Movie Review: The 100-Year-Old Man Who Climbed Out the Window and Disappeared

This week I am taking a light vacation for a few days. Reviews for Entourage, Spy, and Insidious: Chapter 3 will be days late as a result. I apologize for the inconvenience.

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Since Get Hard I have been reluctant to see most comedies. I am now more than ever hesitant about anything I do not already find funny. Though it appeared charming in the trailer, I did not go into The 100-Year-Old Man Who Climbed Out the Window and Disappeared expecting to laugh. Was I proven wrong or am I right to think comedy is dead?

I am not sure it is that comedy is dead, but contemporary comedy is on its way to the grave. Since 2000, I cannot recall a decent comedy that did not feature Will Ferrell or was not made by Judd Apatow. As the years went on, the standards of humor degraded and wasted away into un-funny jokes based solely on awkward situational gags. With that came an appreciation for classic comedies and 100-Year Old Man does its best to emulate those hallowed works.

The story follows Allan, played by Robert Gustafsson, a retired bomb maker perpetually oblivious to the world around him. On his 100th birthday Allan is drawn away from his retirement home by the sounds of explosions and embarks on an unintentional journey. Along the way he picks up a variety of followers while avoiding a gang of skinheads that want a suitcase Allan took for himself.

100-Year Old Man feels like a mix of the best of Monty Python, The Blues Brother (the first one, of course), and Forest Gump directed by Swedes. On top of the pursuit, road trip, and life story elements is a kaleidoscope of the most ridiculous dark humor I have ever seen. Allan and his companions actively kill, injure, and dispose of corpses in such a way to be played for laughs. While that does not sound like an ideal comedy, the film uses its theme of accepting fate to make it work.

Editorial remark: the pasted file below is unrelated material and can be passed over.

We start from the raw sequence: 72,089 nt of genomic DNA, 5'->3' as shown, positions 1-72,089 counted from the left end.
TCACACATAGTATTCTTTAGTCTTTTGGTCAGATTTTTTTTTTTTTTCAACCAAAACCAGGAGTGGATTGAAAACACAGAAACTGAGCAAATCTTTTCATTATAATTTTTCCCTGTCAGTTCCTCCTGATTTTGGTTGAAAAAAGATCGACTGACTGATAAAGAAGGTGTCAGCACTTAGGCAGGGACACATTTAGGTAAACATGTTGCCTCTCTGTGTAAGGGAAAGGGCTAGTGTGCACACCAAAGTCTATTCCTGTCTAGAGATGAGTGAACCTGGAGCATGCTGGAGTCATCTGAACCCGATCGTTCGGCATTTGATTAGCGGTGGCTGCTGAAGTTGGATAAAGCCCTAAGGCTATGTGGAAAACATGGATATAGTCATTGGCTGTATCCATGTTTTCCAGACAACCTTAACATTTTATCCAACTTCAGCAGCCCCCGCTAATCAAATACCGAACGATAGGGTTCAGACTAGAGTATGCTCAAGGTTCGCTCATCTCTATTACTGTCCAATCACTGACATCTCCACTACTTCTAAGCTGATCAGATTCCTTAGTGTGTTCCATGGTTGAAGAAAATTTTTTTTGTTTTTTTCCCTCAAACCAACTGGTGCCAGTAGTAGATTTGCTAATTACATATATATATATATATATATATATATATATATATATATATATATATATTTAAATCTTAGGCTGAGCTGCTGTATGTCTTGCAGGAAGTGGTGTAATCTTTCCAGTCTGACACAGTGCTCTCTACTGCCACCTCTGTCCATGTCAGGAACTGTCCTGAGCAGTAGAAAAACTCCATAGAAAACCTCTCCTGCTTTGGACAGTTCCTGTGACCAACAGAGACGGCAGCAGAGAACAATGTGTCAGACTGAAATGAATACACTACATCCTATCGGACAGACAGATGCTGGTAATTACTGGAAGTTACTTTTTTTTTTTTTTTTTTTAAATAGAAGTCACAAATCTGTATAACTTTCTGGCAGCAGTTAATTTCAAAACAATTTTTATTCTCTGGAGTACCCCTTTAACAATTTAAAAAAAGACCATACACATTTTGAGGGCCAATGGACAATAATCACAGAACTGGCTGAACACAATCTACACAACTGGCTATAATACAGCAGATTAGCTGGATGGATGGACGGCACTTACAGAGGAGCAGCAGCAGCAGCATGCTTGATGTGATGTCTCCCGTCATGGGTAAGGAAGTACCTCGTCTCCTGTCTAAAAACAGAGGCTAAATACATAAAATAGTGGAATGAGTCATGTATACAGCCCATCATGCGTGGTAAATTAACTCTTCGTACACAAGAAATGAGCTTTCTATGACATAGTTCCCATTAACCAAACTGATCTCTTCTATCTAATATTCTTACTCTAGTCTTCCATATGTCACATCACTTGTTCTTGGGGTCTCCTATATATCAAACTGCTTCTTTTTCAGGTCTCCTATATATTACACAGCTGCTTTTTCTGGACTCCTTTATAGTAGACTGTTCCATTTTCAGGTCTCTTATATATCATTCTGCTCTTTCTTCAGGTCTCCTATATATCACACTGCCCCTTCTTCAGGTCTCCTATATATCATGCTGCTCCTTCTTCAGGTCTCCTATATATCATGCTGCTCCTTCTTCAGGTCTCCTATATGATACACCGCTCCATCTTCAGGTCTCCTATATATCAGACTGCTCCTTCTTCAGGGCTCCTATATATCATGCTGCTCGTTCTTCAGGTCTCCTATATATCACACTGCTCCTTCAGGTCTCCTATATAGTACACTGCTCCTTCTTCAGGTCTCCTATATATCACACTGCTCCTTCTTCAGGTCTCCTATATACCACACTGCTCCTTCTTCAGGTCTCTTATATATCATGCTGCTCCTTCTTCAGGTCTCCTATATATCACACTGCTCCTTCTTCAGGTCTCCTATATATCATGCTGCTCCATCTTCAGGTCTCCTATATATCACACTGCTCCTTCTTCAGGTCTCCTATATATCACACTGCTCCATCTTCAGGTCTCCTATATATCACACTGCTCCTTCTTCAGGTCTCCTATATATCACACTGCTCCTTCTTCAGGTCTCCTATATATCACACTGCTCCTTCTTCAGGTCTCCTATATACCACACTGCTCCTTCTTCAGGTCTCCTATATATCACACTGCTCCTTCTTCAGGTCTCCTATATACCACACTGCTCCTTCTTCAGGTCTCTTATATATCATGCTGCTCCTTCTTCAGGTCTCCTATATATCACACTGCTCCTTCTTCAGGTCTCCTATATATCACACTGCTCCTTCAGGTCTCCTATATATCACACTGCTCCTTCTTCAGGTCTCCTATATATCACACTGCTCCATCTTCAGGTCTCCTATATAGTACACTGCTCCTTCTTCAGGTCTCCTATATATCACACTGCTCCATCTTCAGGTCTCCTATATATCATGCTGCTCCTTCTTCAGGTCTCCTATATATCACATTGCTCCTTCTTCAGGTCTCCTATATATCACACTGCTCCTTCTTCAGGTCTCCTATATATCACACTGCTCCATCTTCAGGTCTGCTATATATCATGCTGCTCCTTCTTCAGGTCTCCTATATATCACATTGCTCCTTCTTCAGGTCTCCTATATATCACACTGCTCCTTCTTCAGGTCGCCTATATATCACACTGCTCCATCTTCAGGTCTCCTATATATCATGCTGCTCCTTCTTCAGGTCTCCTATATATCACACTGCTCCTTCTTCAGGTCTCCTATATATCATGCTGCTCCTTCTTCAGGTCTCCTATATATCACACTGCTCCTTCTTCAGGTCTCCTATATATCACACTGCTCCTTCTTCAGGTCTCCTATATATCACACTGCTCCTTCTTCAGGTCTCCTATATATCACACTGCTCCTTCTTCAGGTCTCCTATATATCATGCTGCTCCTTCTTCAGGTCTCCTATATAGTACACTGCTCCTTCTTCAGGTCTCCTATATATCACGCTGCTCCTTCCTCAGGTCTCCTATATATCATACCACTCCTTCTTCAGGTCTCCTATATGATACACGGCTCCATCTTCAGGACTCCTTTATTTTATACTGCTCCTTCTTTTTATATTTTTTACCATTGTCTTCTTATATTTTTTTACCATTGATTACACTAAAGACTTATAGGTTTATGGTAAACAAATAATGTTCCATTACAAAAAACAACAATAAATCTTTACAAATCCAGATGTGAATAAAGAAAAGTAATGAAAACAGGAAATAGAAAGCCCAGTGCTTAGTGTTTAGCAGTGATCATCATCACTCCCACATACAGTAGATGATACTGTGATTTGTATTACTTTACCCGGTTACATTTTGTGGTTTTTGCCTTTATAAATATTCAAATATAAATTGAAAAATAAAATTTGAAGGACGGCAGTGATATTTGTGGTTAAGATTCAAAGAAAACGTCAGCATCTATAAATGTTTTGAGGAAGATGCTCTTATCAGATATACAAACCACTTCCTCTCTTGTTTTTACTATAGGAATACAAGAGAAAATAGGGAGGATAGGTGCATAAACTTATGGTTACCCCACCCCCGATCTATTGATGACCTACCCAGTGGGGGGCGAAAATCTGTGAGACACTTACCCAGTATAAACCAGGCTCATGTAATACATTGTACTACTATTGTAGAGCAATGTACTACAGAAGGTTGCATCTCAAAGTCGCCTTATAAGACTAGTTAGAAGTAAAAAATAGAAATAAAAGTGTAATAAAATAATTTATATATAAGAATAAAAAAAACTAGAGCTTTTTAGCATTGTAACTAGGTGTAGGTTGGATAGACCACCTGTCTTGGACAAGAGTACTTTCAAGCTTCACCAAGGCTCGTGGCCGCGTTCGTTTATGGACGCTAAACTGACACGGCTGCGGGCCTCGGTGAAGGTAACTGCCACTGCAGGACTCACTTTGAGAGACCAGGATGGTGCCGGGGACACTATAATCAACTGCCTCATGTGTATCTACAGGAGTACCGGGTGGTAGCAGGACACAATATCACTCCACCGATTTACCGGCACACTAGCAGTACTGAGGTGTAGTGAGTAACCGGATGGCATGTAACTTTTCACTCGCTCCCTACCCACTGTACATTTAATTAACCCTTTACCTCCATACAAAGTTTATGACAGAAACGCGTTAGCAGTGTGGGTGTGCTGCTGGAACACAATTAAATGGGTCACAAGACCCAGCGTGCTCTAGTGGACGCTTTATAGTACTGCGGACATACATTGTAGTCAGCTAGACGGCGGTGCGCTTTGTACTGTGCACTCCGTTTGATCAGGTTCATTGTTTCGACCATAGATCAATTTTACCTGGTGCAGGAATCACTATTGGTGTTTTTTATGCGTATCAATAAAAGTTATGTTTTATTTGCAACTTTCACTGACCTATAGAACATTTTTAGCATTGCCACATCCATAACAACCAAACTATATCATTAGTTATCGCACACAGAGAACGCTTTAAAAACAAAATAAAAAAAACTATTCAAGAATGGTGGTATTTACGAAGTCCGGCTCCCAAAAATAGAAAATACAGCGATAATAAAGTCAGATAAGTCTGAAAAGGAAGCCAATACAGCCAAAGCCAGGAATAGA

Right from the start Allan believes he should go through life according to whatever happens around him. He is of the opinion thinking too much gets you hurt and one need only go with the flow of reality and/or fate, no matter the outcome. He understands he has no control over what goes on in the world and whatever happens to him was simply meant to.

The first victim dies after the characters forget they left him in a walk-in freezer before they hide his body in a crate like it was a casual process. Being a comedy, the shock is played for laughs because they accept their accidental killing of another human being and deal with it as if it were an ordinary event.

In an obvious allusion to the Forest Gump influence, between scenes from the present are flashbacks to Allan growing up and experiencing a variety or historical events like the Spanish Civil War and the invention of the Atom Bomb. The flashbacks further establish Allan’s acceptance of fate and how it has made his life wholesome and rife with unique experiences.

One negative I am reluctant to point out is the foreign-ness of 100-Year Old Man. American audiences who have never heard of Monty Python will be confused by the style of humor and take it way too seriously. Another aspect conventional audiences will find issue with is the use of subtitles because the film is Swedish. Then again, mainstream moviegoers usually have no interest in foreign movies.

The 100-Year-Old Man Who Climbed Out the Window and Disappeared was an interesting end to my week that more than made up for the rage inducing shit-storm of Aloha. It reaffirmed my appreciation for classic comedy and inspires hope of a reemergence in the near future. Definitely go see it if you can.


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